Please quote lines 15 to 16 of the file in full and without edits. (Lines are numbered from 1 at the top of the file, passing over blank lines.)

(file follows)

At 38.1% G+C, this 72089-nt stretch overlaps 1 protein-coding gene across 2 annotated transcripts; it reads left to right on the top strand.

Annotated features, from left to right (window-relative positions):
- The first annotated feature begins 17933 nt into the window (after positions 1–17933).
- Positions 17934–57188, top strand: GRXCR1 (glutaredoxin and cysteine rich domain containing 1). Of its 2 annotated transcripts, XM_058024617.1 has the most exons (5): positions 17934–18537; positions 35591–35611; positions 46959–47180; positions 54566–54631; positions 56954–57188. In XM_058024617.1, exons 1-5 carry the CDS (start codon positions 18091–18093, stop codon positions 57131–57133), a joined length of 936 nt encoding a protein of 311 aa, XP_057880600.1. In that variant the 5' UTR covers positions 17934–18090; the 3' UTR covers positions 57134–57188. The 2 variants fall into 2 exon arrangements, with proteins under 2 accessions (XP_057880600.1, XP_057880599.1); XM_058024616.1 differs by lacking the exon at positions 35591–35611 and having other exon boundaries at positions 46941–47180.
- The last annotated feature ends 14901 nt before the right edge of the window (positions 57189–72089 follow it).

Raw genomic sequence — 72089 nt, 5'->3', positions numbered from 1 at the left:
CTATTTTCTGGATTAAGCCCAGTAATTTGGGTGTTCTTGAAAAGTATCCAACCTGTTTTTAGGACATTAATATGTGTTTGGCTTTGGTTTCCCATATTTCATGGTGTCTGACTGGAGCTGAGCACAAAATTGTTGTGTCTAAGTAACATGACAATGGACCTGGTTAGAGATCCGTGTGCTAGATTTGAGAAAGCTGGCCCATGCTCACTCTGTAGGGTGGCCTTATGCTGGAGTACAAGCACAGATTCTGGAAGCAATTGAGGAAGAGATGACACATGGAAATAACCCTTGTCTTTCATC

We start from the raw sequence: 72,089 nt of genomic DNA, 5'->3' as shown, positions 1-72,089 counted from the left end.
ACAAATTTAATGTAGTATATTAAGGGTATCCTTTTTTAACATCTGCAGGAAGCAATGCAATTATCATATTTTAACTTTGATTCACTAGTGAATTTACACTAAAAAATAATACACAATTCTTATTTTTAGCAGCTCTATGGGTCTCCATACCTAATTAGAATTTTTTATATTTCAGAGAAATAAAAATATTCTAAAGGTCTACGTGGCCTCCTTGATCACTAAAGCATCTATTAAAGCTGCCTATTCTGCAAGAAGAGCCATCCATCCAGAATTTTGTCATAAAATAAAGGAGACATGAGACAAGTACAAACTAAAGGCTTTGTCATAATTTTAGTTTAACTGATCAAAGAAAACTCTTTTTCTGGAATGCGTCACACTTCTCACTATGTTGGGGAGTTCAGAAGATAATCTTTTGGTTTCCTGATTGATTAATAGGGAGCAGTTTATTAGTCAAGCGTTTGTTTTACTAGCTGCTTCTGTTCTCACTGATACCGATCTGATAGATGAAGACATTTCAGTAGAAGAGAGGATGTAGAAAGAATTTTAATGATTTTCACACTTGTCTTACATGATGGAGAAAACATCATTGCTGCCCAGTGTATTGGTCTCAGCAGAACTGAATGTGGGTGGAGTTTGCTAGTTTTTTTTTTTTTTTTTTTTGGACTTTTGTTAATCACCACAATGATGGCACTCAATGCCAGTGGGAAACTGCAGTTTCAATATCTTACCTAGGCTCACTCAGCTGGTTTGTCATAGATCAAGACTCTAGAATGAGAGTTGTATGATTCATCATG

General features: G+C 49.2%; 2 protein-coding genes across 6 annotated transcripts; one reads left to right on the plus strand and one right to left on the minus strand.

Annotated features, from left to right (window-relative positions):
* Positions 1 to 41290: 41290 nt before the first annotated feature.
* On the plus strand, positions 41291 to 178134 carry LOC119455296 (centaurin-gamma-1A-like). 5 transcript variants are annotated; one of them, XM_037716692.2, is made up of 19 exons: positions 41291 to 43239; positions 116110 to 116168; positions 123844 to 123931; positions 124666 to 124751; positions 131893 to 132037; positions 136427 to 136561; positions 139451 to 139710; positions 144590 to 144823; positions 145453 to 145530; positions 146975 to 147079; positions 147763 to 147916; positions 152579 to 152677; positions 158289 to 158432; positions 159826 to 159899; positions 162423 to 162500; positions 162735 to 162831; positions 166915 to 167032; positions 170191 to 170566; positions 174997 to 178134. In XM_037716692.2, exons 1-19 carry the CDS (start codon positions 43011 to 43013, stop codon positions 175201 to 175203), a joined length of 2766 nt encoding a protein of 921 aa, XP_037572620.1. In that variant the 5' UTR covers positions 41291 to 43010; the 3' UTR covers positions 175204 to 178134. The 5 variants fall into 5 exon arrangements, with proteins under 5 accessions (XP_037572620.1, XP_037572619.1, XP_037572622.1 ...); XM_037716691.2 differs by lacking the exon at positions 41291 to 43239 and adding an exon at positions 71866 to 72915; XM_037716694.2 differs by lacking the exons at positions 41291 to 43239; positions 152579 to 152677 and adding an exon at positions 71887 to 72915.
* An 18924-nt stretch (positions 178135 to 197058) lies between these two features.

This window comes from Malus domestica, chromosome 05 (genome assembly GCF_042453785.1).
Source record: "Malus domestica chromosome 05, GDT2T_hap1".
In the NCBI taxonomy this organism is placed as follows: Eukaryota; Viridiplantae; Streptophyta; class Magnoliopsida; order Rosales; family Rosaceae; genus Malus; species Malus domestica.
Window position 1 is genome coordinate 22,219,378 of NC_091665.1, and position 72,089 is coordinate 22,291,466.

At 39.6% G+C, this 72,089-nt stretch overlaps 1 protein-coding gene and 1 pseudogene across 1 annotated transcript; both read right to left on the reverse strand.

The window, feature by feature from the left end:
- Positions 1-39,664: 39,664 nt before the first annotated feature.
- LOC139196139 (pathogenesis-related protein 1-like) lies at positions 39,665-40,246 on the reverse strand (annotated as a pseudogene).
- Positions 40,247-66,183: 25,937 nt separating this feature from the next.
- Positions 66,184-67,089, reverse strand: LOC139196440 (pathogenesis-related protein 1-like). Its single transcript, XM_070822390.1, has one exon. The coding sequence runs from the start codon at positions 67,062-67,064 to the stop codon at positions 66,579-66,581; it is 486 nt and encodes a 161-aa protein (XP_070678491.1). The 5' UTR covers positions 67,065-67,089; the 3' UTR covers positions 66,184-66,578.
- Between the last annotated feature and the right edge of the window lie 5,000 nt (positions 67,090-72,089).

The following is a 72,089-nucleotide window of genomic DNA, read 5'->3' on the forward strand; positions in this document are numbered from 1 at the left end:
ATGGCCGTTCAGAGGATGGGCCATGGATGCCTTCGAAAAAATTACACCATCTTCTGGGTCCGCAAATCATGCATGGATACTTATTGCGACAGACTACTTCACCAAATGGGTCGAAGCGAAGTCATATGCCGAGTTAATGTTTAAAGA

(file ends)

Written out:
This window comes from Malus domestica, chromosome 05 (genome assembly GCF_042453785.1).
Source record: "Malus domestica chromosome 05, GDT2T_hap1".